Amahl Pellegrino, Bodø/Glimt, 24-14-38 pts, Eliteserien season record, breaking former B/G player Philip Zinckernagel’s previous mark of 36 pts. Pelllegrino was named Player of the Year. Others top scorers:

Bård Finne, Brann, 16-11-27 

Zlatko Tripic, Viking 13-10-23

Faris Moumbagna B/G 15-5-20

Vegard Erlien, Tromsø, 15-2-17

Thomas Olsen, Lillestrøm 14-2-16

What’s happened to Rosenborg?

As Bodø/Glimt’s star in the north rises and they’ve become the bar to attain, 11 hours to the south, Rosenborg, the once gold standard of the Tippeligaen/Eliteserien has lost its shine with an unusual five-year span.

Rosenborg’s 26 championships are by far the most of any club that’s been part of the senior league. Viking is next with eight. The Trondheim side last won in 2018, which finished a streak of four straight titles. They won 13 straight from 1992 to 2004.

During the stretch where they won four straight titles from 2015 to 2018, Rosenberg compiled a record of 79 wins-26 draws-15 losses for 263 pts (points percentage 73%) an average goal differential of +36.75 on an average of 61.5 goals scored:24 against, and won the Eliteserien by an average of 7.25 points.

There was no hint of what was to come. The nadir was this season. They were ninth (11-6-13-39 pts), their worst finish since they were 8th in a 12-team league in 1986, the first losing season since 2005. There’s only been 12 losing seasons in 90 years of Rosenborg soccer and the worst finish was 12th in 1977 (1-5-16-7 pts). 

One issue has been a revolving door of coaches, six in five years. This season started with Kjetil Rekdal, who was hired in January 2022. Following a 1-0 win over Viking in the opener were three draws and three losses. Two shutout wins followed but after tying Stabæk June 11, Rekdal was replaced with Svein Maalen, who was given the interim tag so there’s a seventh coach on the way. Maalen debuted with three straight losses, including to last place Aalesund, then a four-game win streak including a win over Tromsø. Then, Rosenborg went 4-2-6.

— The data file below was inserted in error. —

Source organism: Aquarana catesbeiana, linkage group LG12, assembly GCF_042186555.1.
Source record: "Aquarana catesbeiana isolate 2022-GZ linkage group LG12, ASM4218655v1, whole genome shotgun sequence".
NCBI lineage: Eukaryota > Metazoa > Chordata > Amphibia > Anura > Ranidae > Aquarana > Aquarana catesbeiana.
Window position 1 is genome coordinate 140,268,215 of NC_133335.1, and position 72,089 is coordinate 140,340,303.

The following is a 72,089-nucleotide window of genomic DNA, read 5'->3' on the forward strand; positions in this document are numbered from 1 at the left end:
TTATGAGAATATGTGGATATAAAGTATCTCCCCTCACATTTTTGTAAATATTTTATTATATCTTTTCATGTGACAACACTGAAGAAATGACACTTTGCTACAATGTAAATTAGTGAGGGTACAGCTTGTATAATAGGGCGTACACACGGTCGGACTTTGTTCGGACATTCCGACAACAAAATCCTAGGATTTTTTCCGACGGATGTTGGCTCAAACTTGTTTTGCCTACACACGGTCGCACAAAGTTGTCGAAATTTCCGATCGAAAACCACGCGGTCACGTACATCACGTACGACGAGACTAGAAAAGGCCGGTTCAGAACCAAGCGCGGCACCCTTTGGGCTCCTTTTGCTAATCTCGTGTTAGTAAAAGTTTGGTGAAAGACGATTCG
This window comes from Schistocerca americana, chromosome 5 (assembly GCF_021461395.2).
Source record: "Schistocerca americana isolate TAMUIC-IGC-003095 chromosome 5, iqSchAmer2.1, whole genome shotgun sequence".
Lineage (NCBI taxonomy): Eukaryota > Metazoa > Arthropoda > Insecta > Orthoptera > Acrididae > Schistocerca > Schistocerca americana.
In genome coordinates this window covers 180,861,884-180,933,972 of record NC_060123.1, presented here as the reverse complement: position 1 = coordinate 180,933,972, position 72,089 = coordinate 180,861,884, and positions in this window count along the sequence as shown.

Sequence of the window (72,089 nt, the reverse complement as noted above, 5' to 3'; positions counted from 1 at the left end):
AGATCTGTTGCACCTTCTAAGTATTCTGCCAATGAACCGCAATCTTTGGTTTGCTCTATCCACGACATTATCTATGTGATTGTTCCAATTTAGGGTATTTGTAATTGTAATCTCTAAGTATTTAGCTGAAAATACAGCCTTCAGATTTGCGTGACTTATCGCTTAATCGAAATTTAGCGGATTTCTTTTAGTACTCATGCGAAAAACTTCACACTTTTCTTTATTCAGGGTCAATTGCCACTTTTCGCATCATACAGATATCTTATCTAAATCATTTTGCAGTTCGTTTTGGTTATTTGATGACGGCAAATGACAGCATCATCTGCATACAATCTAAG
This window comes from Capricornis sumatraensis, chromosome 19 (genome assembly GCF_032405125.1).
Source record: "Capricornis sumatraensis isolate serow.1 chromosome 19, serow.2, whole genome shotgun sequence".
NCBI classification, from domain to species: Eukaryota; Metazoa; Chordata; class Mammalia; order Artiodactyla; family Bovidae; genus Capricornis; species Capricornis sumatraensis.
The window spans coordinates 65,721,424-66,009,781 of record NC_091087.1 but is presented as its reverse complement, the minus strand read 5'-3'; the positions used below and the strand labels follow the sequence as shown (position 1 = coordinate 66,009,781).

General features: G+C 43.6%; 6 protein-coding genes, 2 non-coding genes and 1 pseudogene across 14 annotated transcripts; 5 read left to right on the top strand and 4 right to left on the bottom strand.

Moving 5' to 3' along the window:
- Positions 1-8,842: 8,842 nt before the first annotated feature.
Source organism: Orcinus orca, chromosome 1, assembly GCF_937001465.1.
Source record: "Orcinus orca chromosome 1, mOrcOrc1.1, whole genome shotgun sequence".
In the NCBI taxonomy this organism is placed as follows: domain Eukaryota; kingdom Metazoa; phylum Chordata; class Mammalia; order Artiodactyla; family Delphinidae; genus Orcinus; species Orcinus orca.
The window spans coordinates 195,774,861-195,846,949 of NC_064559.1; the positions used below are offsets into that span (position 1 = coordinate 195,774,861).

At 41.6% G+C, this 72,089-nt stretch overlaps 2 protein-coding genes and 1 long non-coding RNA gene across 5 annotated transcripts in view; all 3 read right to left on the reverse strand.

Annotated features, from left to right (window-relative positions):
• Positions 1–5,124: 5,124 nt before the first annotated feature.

Over the last five seasons, they are 69-40-41 (point percentage 55.9%) and though there were two third-place bronze finishes, they were nowhere near the title, averaging 16.4 points behind first. Attendance at 21,421-seat Lerkendal Stadium has taken a hit. They averaged 14,084 fans this season, though that was helped by 21,264 on May 16 against Haugesund–but 10,704 for the next game–and 21,266 on Sept. 17 against Bodø/Glimt. They were 7-3-5 at home, which ended with a 3-1 loss to Strømsgodset on Nov. 26, which drew 11,404 spectators. They averaged 17,410 from 2015 to 2018.

Management doesn’t look good with its coaching evaluations and then not letting the coaches get settled, so they have to get this next choice right. One bright spot: Sverre Nypan, 16, was named Young Player of the Year.

This article originally appeared in the January 2024 issue of The Norwegian American.

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Michael Kleiner

Michael Kleiner, business and sports editor, has more than three decades of experience as an award-winning journalist and public relations professional. He has operated his own PR and web design business for small businesses, authors and community organizations in Philadelphia since 1999. Not of Norwegian descent, he lived in Norway for a year with his family at age 11 and has returned as an adult. He is the author of a memoir, Beyond the Cold: An American’s Warm Portrait of Norway, and a member of NorCham Philadelphia. Visit;